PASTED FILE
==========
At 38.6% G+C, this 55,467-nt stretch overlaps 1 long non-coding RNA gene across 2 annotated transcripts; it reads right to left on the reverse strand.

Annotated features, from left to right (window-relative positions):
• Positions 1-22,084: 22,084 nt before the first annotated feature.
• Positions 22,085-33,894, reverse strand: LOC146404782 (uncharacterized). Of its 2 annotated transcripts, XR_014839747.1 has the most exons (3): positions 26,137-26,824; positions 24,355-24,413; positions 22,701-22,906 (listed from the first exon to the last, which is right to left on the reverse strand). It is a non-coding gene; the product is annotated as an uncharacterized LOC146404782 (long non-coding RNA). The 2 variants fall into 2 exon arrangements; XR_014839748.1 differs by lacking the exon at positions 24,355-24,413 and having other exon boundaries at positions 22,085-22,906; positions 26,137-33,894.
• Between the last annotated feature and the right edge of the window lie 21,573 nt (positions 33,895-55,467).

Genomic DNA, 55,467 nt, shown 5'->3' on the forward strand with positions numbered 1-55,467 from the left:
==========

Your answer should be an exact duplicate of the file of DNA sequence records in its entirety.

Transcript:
At 38.6% G+C, this 55,467-nt stretch overlaps 1 long non-coding RNA gene across 2 annotated transcripts; it reads right to left on the reverse strand.

Annotated features, from left to right (window-relative positions):
• Positions 1-22,084: 22,084 nt before the first annotated feature.
• Positions 22,085-33,894, reverse strand: LOC146404782 (uncharacterized). Of its 2 annotated transcripts, XR_014839747.1 has the most exons (3): positions 26,137-26,824; positions 24,355-24,413; positions 22,701-22,906 (listed from the first exon to the last, which is right to left on the reverse strand). It is a non-coding gene; the product is annotated as an uncharacterized LOC146404782 (long non-coding RNA). The 2 variants fall into 2 exon arrangements; XR_014839748.1 differs by lacking the exon at positions 24,355-24,413 and having other exon boundaries at positions 22,085-22,906; positions 26,137-33,894.
• Between the last annotated feature and the right edge of the window lie 21,573 nt (positions 33,895-55,467).

Genomic DNA, 55,467 nt, shown 5'->3' on the forward strand with positions numbered 1-55,467 from the left: